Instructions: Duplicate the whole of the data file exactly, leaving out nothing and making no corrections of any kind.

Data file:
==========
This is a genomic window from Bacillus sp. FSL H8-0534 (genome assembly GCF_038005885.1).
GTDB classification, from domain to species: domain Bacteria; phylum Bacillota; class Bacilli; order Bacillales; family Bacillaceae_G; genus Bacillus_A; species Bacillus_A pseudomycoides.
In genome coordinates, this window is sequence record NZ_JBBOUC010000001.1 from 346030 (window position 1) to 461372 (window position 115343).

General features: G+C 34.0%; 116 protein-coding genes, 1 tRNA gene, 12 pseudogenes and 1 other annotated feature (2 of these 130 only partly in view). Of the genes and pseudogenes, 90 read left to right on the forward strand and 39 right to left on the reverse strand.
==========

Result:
This is a genomic window from Bacillus sp. FSL H8-0534 (genome assembly GCF_038005885.1).
GTDB classification, from domain to species: domain Bacteria; phylum Bacillota; class Bacilli; order Bacillales; family Bacillaceae_G; genus Bacillus_A; species Bacillus_A pseudomycoides.
In genome coordinates, this window is sequence record NZ_JBBOUC010000001.1 from 346030 (window position 1) to 461372 (window position 115343).

General features: G+C 34.0%; 116 protein-coding genes, 1 tRNA gene, 12 pseudogenes and 1 other annotated feature (2 of these 130 only partly in view). Of the genes and pseudogenes, 90 read left to right on the forward strand and 39 right to left on the reverse strand.